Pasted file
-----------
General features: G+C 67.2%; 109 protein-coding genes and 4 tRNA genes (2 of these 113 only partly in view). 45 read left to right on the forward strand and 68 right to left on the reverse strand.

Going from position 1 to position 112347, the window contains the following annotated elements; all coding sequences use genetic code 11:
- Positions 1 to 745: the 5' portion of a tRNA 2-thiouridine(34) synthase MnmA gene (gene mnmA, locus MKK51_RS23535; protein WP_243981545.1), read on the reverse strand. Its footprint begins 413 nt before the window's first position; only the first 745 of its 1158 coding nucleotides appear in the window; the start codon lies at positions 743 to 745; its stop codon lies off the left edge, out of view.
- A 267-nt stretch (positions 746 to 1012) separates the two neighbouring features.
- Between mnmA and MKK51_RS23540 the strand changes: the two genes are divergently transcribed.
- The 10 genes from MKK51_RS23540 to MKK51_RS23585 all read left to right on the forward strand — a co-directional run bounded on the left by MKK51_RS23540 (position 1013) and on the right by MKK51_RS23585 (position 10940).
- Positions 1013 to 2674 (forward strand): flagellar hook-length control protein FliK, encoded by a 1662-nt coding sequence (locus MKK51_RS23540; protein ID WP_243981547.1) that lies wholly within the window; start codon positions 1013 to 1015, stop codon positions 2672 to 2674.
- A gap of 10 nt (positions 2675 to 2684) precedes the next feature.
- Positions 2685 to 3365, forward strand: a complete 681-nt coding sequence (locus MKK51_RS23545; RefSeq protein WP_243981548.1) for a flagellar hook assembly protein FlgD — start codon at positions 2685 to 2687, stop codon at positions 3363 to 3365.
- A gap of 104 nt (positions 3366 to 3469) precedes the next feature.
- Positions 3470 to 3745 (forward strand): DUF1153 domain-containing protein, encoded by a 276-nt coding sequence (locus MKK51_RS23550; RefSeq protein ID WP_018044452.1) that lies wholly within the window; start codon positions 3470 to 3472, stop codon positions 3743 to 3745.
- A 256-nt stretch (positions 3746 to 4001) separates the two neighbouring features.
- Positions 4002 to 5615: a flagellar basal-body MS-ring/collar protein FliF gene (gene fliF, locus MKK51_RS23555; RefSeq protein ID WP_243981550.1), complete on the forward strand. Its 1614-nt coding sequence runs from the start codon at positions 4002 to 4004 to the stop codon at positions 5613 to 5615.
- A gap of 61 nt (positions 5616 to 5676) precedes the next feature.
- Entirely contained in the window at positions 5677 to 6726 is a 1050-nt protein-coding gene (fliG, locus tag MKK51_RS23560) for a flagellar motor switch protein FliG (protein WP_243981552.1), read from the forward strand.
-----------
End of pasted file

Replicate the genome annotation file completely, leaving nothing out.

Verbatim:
General features: G+C 67.2%; 109 protein-coding genes and 4 tRNA genes (2 of these 113 only partly in view). 45 read left to right on the forward strand and 68 right to left on the reverse strand.

Going from position 1 to position 112347, the window contains the following annotated elements; all coding sequences use genetic code 11:
- Positions 1 to 745: the 5' portion of a tRNA 2-thiouridine(34) synthase MnmA gene (gene mnmA, locus MKK51_RS23535; protein WP_243981545.1), read on the reverse strand. Its footprint begins 413 nt before the window's first position; only the first 745 of its 1158 coding nucleotides appear in the window; the start codon lies at positions 743 to 745; its stop codon lies off the left edge, out of view.
- A 267-nt stretch (positions 746 to 1012) separates the two neighbouring features.
- Between mnmA and MKK51_RS23540 the strand changes: the two genes are divergently transcribed.
- The 10 genes from MKK51_RS23540 to MKK51_RS23585 all read left to right on the forward strand — a co-directional run bounded on the left by MKK51_RS23540 (position 1013) and on the right by MKK51_RS23585 (position 10940).
- Positions 1013 to 2674 (forward strand): flagellar hook-length control protein FliK, encoded by a 1662-nt coding sequence (locus MKK51_RS23540; protein ID WP_243981547.1) that lies wholly within the window; start codon positions 1013 to 1015, stop codon positions 2672 to 2674.
- A gap of 10 nt (positions 2675 to 2684) precedes the next feature.
- Positions 2685 to 3365, forward strand: a complete 681-nt coding sequence (locus MKK51_RS23545; RefSeq protein WP_243981548.1) for a flagellar hook assembly protein FlgD — start codon at positions 2685 to 2687, stop codon at positions 3363 to 3365.
- A gap of 104 nt (positions 3366 to 3469) precedes the next feature.
- Positions 3470 to 3745 (forward strand): DUF1153 domain-containing protein, encoded by a 276-nt coding sequence (locus MKK51_RS23550; RefSeq protein ID WP_018044452.1) that lies wholly within the window; start codon positions 3470 to 3472, stop codon positions 3743 to 3745.
- A 256-nt stretch (positions 3746 to 4001) separates the two neighbouring features.
- Positions 4002 to 5615: a flagellar basal-body MS-ring/collar protein FliF gene (gene fliF, locus MKK51_RS23555; RefSeq protein ID WP_243981550.1), complete on the forward strand. Its 1614-nt coding sequence runs from the start codon at positions 4002 to 4004 to the stop codon at positions 5613 to 5615.
- A gap of 61 nt (positions 5616 to 5676) precedes the next feature.
- Entirely contained in the window at positions 5677 to 6726 is a 1050-nt protein-coding gene (fliG, locus tag MKK51_RS23560) for a flagellar motor switch protein FliG (protein WP_243981552.1), read from the forward strand.